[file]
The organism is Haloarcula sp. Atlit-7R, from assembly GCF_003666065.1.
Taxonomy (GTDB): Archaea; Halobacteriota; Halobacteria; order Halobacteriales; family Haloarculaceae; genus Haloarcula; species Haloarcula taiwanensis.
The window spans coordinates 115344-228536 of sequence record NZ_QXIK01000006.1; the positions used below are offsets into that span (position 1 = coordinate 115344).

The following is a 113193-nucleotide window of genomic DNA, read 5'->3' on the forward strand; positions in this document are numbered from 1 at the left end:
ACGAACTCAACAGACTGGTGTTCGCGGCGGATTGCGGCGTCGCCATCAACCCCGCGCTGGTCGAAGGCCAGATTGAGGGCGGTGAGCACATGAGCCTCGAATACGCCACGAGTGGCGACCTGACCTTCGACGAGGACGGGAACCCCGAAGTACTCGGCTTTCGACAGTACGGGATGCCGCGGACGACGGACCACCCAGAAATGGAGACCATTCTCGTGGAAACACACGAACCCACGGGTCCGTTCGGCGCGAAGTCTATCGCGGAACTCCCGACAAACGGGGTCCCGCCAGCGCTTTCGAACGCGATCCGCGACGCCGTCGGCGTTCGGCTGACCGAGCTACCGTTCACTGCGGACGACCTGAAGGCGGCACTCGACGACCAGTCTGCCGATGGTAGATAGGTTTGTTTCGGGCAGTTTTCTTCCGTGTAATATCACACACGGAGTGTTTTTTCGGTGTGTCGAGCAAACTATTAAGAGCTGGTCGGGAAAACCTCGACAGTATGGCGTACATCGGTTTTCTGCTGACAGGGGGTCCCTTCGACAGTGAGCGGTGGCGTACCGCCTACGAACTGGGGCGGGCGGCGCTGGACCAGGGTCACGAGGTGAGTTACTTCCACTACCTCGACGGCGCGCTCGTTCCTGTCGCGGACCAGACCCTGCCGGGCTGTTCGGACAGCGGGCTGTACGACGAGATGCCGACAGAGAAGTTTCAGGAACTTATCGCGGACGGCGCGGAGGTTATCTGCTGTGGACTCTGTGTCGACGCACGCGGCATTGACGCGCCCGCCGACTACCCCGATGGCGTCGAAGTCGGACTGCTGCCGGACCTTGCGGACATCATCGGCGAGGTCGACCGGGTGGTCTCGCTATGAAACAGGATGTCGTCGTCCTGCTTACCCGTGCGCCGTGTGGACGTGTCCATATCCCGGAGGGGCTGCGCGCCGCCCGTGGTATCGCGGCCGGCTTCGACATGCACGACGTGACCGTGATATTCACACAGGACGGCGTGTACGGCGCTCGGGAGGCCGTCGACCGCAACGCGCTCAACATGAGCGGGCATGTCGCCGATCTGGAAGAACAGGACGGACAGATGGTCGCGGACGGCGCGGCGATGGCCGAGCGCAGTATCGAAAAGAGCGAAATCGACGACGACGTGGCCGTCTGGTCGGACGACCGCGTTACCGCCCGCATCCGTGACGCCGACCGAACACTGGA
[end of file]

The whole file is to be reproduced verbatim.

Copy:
The organism is Haloarcula sp. Atlit-7R, from assembly GCF_003666065.1.
Taxonomy (GTDB): Archaea; Halobacteriota; Halobacteria; order Halobacteriales; family Haloarculaceae; genus Haloarcula; species Haloarcula taiwanensis.
The window spans coordinates 115344-228536 of sequence record NZ_QXIK01000006.1; the positions used below are offsets into that span (position 1 = coordinate 115344).

The following is a 113193-nucleotide window of genomic DNA, read 5'->3' on the forward strand; positions in this document are numbered from 1 at the left end:
ACGAACTCAACAGACTGGTGTTCGCGGCGGATTGCGGCGTCGCCATCAACCCCGCGCTGGTCGAAGGCCAGATTGAGGGCGGTGAGCACATGAGCCTCGAATACGCCACGAGTGGCGACCTGACCTTCGACGAGGACGGGAACCCCGAAGTACTCGGCTTTCGACAGTACGGGATGCCGCGGACGACGGACCACCCAGAAATGGAGACCATTCTCGTGGAAACACACGAACCCACGGGTCCGTTCGGCGCGAAGTCTATCGCGGAACTCCCGACAAACGGGGTCCCGCCAGCGCTTTCGAACGCGATCCGCGACGCCGTCGGCGTTCGGCTGACCGAGCTACCGTTCACTGCGGACGACCTGAAGGCGGCACTCGACGACCAGTCTGCCGATGGTAGATAGGTTTGTTTCGGGCAGTTTTCTTCCGTGTAATATCACACACGGAGTGTTTTTTCGGTGTGTCGAGCAAACTATTAAGAGCTGGTCGGGAAAACCTCGACAGTATGGCGTACATCGGTTTTCTGCTGACAGGGGGTCCCTTCGACAGTGAGCGGTGGCGTACCGCCTACGAACTGGGGCGGGCGGCGCTGGACCAGGGTCACGAGGTGAGTTACTTCCACTACCTCGACGGCGCGCTCGTTCCTGTCGCGGACCAGACCCTGCCGGGCTGTTCGGACAGCGGGCTGTACGACGAGATGCCGACAGAGAAGTTTCAGGAACTTATCGCGGACGGCGCGGAGGTTATCTGCTGTGGACTCTGTGTCGACGCACGCGGCATTGACGCGCCCGCCGACTACCCCGATGGCGTCGAAGTCGGACTGCTGCCGGACCTTGCGGACATCATCGGCGAGGTCGACCGGGTGGTCTCGCTATGAAACAGGATGTCGTCGTCCTGCTTACCCGTGCGCCGTGTGGACGTGTCCATATCCCGGAGGGGCTGCGCGCCGCCCGTGGTATCGCGGCCGGCTTCGACATGCACGACGTGACCGTGATATTCACACAGGACGGCGTGTACGGCGCTCGGGAGGCCGTCGACCGCAACGCGCTCAACATGAGCGGGCATGTCGCCGATCTGGAAGAACAGGACGGACAGATGGTCGCGGACGGCGCGGCGATGGCCGAGCGCAGTATCGAAAAGAGCGAAATCGACGACGACGTGGCCGTCTGGTCGGACGACCGCGTTACCGCCCGCATCCGTGACGCCGACCGAACACTGGA